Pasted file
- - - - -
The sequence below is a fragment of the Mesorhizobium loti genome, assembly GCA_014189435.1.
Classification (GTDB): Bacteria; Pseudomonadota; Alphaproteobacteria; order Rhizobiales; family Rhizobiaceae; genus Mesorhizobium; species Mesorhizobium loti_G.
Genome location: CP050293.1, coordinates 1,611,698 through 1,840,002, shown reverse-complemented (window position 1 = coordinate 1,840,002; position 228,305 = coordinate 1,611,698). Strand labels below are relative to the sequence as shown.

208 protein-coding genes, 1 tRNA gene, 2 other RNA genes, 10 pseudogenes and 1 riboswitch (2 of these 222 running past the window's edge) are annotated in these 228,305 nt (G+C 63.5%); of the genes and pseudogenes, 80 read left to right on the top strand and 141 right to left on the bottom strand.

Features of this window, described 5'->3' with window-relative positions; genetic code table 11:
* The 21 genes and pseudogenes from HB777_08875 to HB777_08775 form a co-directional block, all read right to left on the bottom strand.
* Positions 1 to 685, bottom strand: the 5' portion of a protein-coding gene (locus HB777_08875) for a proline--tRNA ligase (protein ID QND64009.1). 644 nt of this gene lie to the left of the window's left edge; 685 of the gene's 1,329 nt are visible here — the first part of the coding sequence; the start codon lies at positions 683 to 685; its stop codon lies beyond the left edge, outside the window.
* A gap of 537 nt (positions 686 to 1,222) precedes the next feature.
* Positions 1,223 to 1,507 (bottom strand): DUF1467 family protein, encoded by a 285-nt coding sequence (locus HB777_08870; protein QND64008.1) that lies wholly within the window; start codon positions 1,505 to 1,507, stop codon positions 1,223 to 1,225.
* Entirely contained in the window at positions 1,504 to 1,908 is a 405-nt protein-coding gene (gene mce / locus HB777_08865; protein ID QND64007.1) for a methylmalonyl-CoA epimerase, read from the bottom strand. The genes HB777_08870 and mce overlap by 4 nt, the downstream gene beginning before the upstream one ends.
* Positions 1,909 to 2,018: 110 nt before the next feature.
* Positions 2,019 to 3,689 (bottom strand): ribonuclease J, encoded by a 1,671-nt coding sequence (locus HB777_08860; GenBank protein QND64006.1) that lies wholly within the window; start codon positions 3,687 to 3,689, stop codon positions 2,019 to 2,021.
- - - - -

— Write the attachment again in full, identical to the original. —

The sequence below is a fragment of the Mesorhizobium loti genome, assembly GCA_014189435.1.
Classification (GTDB): Bacteria; Pseudomonadota; Alphaproteobacteria; order Rhizobiales; family Rhizobiaceae; genus Mesorhizobium; species Mesorhizobium loti_G.
Genome location: CP050293.1, coordinates 1,611,698 through 1,840,002, shown reverse-complemented (window position 1 = coordinate 1,840,002; position 228,305 = coordinate 1,611,698). Strand labels below are relative to the sequence as shown.

208 protein-coding genes, 1 tRNA gene, 2 other RNA genes, 10 pseudogenes and 1 riboswitch (2 of these 222 running past the window's edge) are annotated in these 228,305 nt (G+C 63.5%); of the genes and pseudogenes, 80 read left to right on the top strand and 141 right to left on the bottom strand.

Features of this window, described 5'->3' with window-relative positions; genetic code table 11:
* The 21 genes and pseudogenes from HB777_08875 to HB777_08775 form a co-directional block, all read right to left on the bottom strand.
* Positions 1 to 685, bottom strand: the 5' portion of a protein-coding gene (locus HB777_08875) for a proline--tRNA ligase (protein ID QND64009.1). 644 nt of this gene lie to the left of the window's left edge; 685 of the gene's 1,329 nt are visible here — the first part of the coding sequence; the start codon lies at positions 683 to 685; its stop codon lies beyond the left edge, outside the window.
* A gap of 537 nt (positions 686 to 1,222) precedes the next feature.
* Positions 1,223 to 1,507 (bottom strand): DUF1467 family protein, encoded by a 285-nt coding sequence (locus HB777_08870; protein QND64008.1) that lies wholly within the window; start codon positions 1,505 to 1,507, stop codon positions 1,223 to 1,225.
* Entirely contained in the window at positions 1,504 to 1,908 is a 405-nt protein-coding gene (gene mce / locus HB777_08865; protein ID QND64007.1) for a methylmalonyl-CoA epimerase, read from the bottom strand. The genes HB777_08870 and mce overlap by 4 nt, the downstream gene beginning before the upstream one ends.
* Positions 1,909 to 2,018: 110 nt before the next feature.
* Positions 2,019 to 3,689 (bottom strand): ribonuclease J, encoded by a 1,671-nt coding sequence (locus HB777_08860; GenBank protein QND64006.1) that lies wholly within the window; start codon positions 3,687 to 3,689, stop codon positions 2,019 to 2,021.